Detailed Description of Assessment Methods

Attending students

  • In class case analysis, partial exam   30%
  • Individual assignment  40%
  • Final exam 30%

Each week will include a short lecture, a class discussion of the readings, and a case analysis, in addition we will view the occasional video and engage in experiential exercises. The in-class case analysis (30% of grade) will be conducted in groups. To prepare you will need to have thoroughly read the case prior to class, and made notes according to the system introduced in class session 1b ‘Introduction to Case analysis'.  

In class you will work in small groups (randomly assigned at the beginning of the course) to develop answers to the assigned questions. Each week I will randomly pick on groups to answer specific questions. The quality of the answer will go towards a group grade for the class. Credit will be offered to any and all groups offering constructive, high quality contributions to the in-class discussion.  

A major project for the semester will be an individual case analysis (40% of grade). This will represent your own analysis, ideas and writing. It should be conducted and prepared by you as an individual. Please note that it is very easy to see when two or more people have worked together on something and this will detract from your grade. Do original work, present your own ideas, invoke ideas learned from this class, and present them in a creative, but professional way.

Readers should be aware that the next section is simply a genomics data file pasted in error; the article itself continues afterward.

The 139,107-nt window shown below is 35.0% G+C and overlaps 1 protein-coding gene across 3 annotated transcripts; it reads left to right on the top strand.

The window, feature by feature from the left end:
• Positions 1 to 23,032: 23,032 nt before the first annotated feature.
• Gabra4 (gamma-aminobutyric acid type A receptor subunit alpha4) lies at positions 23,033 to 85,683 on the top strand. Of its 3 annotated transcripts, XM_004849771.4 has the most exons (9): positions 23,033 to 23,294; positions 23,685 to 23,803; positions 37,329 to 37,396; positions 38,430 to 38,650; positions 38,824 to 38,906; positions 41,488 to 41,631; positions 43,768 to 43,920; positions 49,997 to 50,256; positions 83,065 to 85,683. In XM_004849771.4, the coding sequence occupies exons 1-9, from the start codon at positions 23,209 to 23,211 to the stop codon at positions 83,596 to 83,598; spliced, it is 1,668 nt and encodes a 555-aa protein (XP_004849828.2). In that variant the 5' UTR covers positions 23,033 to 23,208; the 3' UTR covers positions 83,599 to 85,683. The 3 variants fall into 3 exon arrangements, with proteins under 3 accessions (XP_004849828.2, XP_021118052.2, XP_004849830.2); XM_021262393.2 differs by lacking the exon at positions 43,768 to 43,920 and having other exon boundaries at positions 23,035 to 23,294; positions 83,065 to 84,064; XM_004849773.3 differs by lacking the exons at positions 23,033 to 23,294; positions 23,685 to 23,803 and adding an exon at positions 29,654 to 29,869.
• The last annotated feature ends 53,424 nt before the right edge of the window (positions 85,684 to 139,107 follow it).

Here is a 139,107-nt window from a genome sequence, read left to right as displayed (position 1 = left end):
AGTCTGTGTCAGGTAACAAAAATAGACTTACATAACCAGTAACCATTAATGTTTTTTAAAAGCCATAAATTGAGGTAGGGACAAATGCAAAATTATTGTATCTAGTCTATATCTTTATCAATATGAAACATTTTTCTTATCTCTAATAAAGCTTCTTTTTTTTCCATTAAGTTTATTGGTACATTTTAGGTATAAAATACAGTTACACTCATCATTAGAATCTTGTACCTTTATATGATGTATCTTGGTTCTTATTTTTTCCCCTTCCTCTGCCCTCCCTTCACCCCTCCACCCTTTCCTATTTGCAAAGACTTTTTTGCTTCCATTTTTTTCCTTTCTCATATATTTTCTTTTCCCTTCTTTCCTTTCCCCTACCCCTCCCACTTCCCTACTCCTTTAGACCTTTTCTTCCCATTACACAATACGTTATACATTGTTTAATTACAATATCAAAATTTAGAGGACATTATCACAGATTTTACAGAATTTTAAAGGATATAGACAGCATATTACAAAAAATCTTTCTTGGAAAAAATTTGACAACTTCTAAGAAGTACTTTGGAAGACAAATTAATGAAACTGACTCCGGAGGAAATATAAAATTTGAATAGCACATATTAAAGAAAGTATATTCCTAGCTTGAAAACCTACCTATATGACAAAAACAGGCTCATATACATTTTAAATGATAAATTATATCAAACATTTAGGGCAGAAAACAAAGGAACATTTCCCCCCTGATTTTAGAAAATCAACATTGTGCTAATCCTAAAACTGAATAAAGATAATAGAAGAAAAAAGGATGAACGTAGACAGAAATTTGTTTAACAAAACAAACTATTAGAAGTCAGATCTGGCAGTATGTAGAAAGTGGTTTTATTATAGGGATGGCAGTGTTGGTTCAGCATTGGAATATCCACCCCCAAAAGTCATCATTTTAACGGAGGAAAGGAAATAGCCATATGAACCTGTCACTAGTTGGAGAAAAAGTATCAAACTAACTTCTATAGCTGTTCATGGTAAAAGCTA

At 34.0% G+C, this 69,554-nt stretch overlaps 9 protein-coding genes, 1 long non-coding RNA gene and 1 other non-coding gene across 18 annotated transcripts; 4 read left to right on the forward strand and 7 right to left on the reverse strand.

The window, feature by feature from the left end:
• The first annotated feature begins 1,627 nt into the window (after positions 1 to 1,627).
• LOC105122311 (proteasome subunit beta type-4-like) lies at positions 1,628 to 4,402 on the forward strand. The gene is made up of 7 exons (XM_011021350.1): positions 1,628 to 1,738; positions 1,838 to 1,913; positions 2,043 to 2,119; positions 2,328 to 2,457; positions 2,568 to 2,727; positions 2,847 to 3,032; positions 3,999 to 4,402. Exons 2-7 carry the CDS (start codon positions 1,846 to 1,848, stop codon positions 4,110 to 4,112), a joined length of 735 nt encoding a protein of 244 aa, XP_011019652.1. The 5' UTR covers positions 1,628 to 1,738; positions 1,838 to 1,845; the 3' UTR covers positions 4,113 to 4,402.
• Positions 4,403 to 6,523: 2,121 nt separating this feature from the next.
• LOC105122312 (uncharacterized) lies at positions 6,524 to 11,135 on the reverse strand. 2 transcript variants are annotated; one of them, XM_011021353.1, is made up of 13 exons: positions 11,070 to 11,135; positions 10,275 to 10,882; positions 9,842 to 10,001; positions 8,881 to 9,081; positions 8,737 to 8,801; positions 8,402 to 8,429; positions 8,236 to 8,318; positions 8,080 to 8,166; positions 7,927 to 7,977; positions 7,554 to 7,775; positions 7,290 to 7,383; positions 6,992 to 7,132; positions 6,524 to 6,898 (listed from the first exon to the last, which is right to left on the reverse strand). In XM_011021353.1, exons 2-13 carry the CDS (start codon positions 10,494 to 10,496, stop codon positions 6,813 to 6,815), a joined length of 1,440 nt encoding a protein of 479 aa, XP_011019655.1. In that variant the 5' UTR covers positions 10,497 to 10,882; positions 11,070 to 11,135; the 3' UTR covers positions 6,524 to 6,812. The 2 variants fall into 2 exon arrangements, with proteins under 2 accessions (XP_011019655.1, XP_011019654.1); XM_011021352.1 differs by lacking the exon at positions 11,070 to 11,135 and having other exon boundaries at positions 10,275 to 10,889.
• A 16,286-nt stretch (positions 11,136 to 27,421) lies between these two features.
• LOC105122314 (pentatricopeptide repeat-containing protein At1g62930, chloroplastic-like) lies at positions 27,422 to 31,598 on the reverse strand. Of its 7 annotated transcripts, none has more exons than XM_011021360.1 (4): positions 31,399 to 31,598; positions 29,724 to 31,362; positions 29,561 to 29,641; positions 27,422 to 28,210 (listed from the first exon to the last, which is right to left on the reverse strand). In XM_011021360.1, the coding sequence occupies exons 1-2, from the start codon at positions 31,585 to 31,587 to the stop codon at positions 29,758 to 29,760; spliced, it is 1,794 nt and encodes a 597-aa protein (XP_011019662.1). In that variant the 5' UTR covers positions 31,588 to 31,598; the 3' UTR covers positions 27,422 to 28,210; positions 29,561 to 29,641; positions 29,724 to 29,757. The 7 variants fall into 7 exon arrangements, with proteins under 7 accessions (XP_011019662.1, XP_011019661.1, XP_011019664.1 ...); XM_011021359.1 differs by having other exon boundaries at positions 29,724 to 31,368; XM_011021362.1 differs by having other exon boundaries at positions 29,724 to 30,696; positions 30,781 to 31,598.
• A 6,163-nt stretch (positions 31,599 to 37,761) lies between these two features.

The final exam (30% of grade) will be a written response to one or more mini-case scenarios.

Non attending students

  • Assignemets
  • 1 comprehensive written exam


Attending students

  • J. N. BARON, DAVID M. KREPS, Strategic Human Resources: Frameworks for General Managers, Stanford Univ. and Tel Aviv Univ. ISBN: 0-471-07253-2
  • Case book

Non attending students

  • J. N. BARON, DAVID M. KREPS, Strategic Human Resources: Frameworks for General Managers, Stanford Univ. and Tel Aviv Univ. ISBN: 0-471-07253-2
  • Plus the following additional readings:

    • ULRICH, D. & LAKE, D. (1991), Organizational capability: creating competitive advantage. Academy of Management Executive, 5 (1), 77-92.
    • J. PFEFFER, (1995). Producing sustainable competitive advantage through the effective management of people. Academy of Management Executive, 9 (1), 55-72